[New Mama] was singing "Skip to My Lou" (it's on a children's CD we have) and Henry said, "Are those the words? I thought it was 'hit the loop of hot garlic'."

May 2010:

[New Mama]: This morning Henry said, "My pajamas don't make any sense. They have astronauts floating in space, but they're not tethered to anything."

Tuesday, April 20, 2010

The Vast and Endless Sea

If you want to build a ship, don’t divide the work and give orders; teach them to yearn for the vast and endless sea.
-- Antoine de Saint-Exupery

When I think back on all the crap I learned in high school, it's a wonder I can think at all.
-- Paul Simon, "Kodachrome"

Several weeks ago my husband ran into a co-worker and his wife. They're the parents of a two-year old boy, and they asked how old Henry was now and if he were in kindergarten. My husband told them that no, in fact, we're homeschooling. And not only that, but we're unschooling. (I'm not sure I would have added that part, as I’m learning that it’s often better to say as little about our unusual parenting choices as possible. But anyway...)

The couple were very interested in this and started peppering my husband with questions. Fair enough. It's probably a new concept for them, as it was for me not that long ago.

But the following Monday the co-worker met my husband as he came into work and followed him to his cubicle, where he had written on my husband's white board subject headings like "History," "Science" and "Math."

He proceeded to hammer my husband with questions like, "What happens when Henry turns 18 and doesn't know who Benjamin Franklin is?" and "What happens when Henry gets out into the real world and realizes that he didn't learn all the stuff that other people learned?"

I know the concept of unschooling (which some people prefer to call "child-led education" or "life learning") is difficult to grasp. On the surface it sounds like you just let your kids sit around all day doing nothing. Henry is only four-and-a-half, but so far this has not been our experience. It seems to take just one little observation on my part, or a page in a book, or something Henry sees outside our window for him to! He is constantly asking me to look things up on the internet, we are doing crafts related to topics of interest almost daily, and we are at the library once a week at a minimum (where we are, according to Henry, "fishing for knowledge").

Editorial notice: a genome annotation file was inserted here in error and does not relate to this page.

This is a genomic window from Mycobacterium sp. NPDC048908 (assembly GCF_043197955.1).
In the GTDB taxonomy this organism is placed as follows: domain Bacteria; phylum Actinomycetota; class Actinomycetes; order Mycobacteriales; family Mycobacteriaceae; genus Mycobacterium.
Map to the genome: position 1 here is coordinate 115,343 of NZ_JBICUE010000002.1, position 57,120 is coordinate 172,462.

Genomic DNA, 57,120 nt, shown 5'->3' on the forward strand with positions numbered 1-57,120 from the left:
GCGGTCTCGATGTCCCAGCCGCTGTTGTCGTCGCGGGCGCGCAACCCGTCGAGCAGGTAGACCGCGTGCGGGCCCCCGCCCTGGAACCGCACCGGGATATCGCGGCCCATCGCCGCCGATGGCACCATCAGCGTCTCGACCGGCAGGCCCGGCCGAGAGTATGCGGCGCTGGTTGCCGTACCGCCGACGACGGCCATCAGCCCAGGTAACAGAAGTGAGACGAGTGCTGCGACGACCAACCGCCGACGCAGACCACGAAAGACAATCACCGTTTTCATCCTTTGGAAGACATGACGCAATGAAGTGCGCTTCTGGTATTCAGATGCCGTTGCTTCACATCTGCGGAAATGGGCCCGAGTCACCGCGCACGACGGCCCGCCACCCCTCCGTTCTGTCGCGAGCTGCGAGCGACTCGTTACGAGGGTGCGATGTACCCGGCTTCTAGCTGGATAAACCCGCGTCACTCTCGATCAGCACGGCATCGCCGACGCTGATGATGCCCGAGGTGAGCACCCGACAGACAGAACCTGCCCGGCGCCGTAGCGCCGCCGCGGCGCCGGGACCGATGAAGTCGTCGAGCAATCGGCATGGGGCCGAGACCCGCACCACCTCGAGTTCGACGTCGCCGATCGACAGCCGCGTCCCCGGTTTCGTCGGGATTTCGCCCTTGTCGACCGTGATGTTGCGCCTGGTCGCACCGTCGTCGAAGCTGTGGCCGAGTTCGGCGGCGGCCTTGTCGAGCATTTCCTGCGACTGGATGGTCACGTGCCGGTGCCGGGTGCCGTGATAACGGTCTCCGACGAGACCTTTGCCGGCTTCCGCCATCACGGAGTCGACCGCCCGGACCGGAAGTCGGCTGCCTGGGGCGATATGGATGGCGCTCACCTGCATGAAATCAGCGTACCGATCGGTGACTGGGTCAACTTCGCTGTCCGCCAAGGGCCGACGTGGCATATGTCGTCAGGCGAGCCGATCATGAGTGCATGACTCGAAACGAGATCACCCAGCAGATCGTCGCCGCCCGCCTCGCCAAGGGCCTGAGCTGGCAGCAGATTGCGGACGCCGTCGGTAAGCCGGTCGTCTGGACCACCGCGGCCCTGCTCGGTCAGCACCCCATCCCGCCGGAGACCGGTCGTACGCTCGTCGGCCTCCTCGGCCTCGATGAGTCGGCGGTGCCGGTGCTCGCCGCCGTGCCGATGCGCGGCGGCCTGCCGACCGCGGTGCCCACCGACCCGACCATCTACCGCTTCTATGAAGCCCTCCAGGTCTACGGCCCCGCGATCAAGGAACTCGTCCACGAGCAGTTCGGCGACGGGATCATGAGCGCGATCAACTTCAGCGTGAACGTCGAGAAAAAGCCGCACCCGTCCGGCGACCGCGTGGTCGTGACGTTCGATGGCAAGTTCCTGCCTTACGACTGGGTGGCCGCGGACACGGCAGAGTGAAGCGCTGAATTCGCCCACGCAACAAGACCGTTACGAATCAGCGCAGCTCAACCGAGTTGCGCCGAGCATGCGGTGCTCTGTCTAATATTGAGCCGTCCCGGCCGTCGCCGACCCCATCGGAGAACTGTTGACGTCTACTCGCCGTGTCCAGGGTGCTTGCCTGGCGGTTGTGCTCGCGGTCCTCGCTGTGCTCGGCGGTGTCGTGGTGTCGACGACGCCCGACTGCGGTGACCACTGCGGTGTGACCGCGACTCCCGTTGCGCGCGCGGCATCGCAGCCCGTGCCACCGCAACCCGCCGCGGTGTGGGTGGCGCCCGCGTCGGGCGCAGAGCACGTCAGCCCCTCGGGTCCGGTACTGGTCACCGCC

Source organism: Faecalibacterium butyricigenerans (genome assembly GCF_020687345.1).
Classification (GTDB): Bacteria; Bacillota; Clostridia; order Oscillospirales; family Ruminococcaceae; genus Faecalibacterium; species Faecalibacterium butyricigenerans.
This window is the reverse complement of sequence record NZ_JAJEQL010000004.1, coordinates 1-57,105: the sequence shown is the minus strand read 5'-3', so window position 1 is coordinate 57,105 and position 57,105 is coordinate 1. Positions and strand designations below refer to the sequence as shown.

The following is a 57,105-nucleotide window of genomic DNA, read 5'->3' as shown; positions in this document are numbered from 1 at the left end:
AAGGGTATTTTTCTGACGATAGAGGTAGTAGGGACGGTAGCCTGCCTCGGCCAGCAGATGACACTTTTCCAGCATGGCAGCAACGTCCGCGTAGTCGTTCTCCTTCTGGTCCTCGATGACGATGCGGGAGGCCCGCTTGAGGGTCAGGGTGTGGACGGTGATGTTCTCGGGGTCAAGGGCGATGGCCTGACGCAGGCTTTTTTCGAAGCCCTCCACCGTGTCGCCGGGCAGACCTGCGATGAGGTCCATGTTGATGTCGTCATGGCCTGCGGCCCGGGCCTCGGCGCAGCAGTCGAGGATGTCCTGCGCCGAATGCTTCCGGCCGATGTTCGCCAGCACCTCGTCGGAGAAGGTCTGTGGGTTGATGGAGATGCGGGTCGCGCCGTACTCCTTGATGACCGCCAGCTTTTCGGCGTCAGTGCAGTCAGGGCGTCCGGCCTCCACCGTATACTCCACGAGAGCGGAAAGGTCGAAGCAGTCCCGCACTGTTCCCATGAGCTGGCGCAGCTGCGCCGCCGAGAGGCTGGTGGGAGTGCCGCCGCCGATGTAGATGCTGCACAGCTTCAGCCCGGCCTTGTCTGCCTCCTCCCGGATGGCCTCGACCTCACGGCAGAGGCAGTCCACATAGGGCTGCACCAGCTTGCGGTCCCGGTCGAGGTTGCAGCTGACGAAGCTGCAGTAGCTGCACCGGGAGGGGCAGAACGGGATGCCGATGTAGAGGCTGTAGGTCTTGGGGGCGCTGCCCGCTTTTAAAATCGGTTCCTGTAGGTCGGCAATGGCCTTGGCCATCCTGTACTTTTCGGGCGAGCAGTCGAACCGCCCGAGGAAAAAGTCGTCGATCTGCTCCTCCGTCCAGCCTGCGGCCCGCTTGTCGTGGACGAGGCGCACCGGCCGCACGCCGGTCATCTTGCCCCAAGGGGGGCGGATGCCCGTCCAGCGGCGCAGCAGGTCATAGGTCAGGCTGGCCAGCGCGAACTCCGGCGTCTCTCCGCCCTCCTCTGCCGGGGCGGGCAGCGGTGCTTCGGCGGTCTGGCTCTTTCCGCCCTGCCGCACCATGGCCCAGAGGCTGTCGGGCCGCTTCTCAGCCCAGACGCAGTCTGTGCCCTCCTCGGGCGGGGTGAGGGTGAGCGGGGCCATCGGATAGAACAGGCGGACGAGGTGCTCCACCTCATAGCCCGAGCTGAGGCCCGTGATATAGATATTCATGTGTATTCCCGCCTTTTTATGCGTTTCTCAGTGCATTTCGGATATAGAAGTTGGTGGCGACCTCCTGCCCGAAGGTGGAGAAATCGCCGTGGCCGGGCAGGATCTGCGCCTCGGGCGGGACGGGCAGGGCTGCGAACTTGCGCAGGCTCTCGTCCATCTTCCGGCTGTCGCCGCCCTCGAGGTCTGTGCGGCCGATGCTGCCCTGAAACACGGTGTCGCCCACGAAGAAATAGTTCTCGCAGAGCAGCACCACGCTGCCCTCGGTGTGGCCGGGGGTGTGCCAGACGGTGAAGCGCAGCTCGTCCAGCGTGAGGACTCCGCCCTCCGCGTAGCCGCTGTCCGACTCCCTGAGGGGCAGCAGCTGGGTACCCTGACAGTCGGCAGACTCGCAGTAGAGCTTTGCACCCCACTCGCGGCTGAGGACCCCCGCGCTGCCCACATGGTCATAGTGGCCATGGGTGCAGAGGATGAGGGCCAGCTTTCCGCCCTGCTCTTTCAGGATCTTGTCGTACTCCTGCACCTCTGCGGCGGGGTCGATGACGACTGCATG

Henry's latest passion is zeppelins and blimps. I'm 39 years old and I did not know the difference between them -- or that there even was a difference between them. But thanks to Henry's interest (and internet research and library books), we both now know that zeppelins (invented by Count Zeppelin of Germany) have a rigid structure and are filled with gas bags. They used to be powered by hydrogen, which proved too flammable (think Hindenberg), so they switched to helium. Blimps are inflated entirely with helium.

We watched a video on YouTube of a Goodyear blimp and Henry became so enamored of Kristin Davis, the pilot, that we sent her a letter (along with a drawing Henry made of a blimp). She wrote back and included some Goodyear pins, stickers and erasers. How cool is that?

So back to my husband's co-worker's questions.

First of all, I have no doubt that when Henry reaches adulthood he will know as much or possibly more about Ben Franklin than the average 18-year old. And if he doesn't? He’ll come across the name and look him up, if he’s interested. One common criticism of unschooling is that if children aren't made to study something, they'll never learn it. I would respond that if certain information is important to that child's life, he'll learn it, and if it's not important, why learn it at all?

In any case, it's amazing to me that people think that school curriculum somehow contains everything one needs to know. Do they not realize that what kids study in school is determined by groups such as the U.S. Department of Education and the local school district, who furthermore rely on textbook companies? Really, who is to say which bits of knowledge are the most important for kids to learn? By the very definition of the process of choosing, things are left out. Going to school does not ensure that you know everything you need to know to live a productive, happy life.

In my opinion, the purpose of education should not be to make people learn a list of facts, but to teach them how to learn. When Henry expresses an interest in a subject, we go to the computer to look up more information, we take books out of the library to read about it in depth, we contact people who might have experience with it (i.e., the blimp pilot), he makes art about it and he incorporates it into his play. Right now my job is to show him what resources are available and help him utilize them, but eventually he'll be able to do so on his own.